Published: Wed, August 08, 2018
Business | By Pearl Harrison

Trump's China Trade War Just Escalated by $16 Billion

Trump's China Trade War Just Escalated by $16 Billion

On Tuesday, the administration said it had chose to go ahead with tariffs on 279 of the 284 items added in June; they're worth about $16 billion a year.

The first tariffs were imposed in March and China responded in April.

Amid a steep correction in crude prices, China said on Wednesday that it would impose a 25-percent tariff on U.S. imports worth US$16 billion, including crude oil, diesel, cars, coal, and steel products, in retaliation to the U.S. list of US$16 billion worth of Chinese imports that will be taxed by U.S. authorities from August 23.

Sales at 50 major Chinese retailers fell by 3.9 per cent in July from a year earlier, raising concerns over whether Beijing can push through its plan to ramp up domestic consumption to offset the effects of the intensifying US-China trade war. The markets will turn weaker if the tariff damage starts to show up in US inventories numbers, but since Chinese refiners had been limited buyers since early July, it may not show up in the numbers for weeks.

And the conflict is likely to escalate: The administration is preparing tariffs of up to 25 percent on an additional $200 billion in Chinese products.

The tranche of 25 per cent tariffs - which covers 279 products including electronic parts, plastics, chemicals, batteries, tractors and railway cars - follows $US34 billion worth of tariffs announced by the U.S. government in July.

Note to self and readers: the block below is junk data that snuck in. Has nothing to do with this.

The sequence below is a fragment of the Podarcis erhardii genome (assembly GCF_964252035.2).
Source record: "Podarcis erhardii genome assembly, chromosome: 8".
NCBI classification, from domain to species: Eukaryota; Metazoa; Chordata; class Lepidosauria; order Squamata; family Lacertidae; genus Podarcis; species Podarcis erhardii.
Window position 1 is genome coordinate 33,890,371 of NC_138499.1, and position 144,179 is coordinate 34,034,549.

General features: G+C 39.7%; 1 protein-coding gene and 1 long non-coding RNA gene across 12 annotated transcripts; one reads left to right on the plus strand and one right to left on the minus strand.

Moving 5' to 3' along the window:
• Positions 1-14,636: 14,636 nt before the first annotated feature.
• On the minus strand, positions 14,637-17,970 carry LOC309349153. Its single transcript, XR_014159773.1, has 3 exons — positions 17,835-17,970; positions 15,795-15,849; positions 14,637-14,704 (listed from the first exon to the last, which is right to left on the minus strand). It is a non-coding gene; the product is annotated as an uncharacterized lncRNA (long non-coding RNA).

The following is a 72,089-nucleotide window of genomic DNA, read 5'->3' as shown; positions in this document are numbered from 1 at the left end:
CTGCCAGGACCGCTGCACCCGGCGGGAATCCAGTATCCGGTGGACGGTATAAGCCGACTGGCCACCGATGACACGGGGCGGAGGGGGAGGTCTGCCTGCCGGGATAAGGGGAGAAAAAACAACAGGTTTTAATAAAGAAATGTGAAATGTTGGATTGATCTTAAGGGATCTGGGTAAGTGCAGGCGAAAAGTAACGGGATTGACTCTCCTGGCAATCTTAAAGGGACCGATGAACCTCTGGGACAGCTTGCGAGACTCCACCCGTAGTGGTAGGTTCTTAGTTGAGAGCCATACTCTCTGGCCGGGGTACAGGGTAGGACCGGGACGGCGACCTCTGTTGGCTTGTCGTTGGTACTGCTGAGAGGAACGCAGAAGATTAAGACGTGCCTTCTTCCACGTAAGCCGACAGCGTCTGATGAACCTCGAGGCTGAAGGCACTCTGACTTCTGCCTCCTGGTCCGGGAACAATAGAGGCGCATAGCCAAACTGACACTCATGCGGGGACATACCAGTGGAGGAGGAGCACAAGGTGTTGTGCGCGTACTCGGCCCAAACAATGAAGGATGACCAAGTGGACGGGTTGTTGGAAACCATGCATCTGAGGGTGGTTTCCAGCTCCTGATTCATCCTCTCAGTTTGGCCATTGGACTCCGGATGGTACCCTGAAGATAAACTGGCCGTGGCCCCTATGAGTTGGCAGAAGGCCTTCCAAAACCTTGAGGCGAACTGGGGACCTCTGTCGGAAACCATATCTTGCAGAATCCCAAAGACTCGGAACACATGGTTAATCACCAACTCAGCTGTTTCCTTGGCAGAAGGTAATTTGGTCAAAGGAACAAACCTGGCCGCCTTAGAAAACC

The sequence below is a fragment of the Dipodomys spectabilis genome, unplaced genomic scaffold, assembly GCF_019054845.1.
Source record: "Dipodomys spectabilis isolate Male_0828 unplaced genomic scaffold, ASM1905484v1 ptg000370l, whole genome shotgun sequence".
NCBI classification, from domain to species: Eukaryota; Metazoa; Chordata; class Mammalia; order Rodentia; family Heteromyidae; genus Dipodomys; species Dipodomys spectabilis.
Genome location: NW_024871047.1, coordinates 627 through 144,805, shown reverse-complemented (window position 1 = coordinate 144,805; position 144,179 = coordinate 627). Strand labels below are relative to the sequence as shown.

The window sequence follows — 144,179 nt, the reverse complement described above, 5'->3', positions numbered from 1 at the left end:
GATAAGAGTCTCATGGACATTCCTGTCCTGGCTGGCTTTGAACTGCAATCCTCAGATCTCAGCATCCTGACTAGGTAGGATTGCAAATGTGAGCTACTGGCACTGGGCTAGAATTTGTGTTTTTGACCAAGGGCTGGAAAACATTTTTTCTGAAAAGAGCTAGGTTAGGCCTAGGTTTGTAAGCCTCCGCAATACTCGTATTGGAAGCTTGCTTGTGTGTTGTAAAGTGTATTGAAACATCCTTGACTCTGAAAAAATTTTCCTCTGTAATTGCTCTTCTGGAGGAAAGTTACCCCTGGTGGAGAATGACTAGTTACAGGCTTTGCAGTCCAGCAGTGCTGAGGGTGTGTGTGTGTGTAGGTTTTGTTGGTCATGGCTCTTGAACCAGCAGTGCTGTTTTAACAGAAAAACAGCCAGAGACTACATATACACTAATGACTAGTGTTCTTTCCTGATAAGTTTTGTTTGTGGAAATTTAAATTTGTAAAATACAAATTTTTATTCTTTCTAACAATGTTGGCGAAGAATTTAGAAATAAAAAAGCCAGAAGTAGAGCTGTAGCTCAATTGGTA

USTR is conducting a public comment period for those tariffs, which could reach 25 percent, due to end September 5.

It will be the second time the USA slaps duties on Chinese goods in about the past month, despite complaints by American companies that such moves will raise business costs and eventually consumer prices. US President Donald Trump accused Beijing of "being vicious" on trade, stressing that Chinese measures were targeting US farmers on objective.

In July, the Chinese trade surplus with the U.S. dropped three percent, reports South China Morning Post.

Sales to the USA rose by 13.3%, while China's surplus with the States shrank marginally to $28.1bn (£21.7bn) last month from a record $29bn (£22.4bn) in June. That was off slightly from June's 13.6% rate but still stronger than China's global export growth. He further added that his refinery had cancelled USA crude imports and would switch to Middle East or West African supplies instead. China responded by promising to hit $60 billion worth of United States goods coming into the country with tariffs. After Liu visited Washington later that month, the nations released a joint statement pledging to reduce the USA trade deficit with China, among other things.

Negotiations broke off after the Trump administration imposed the tariffs on $34 billion in Chinese imports, a move the Chinese said would void any promises they'd made in negotiations.

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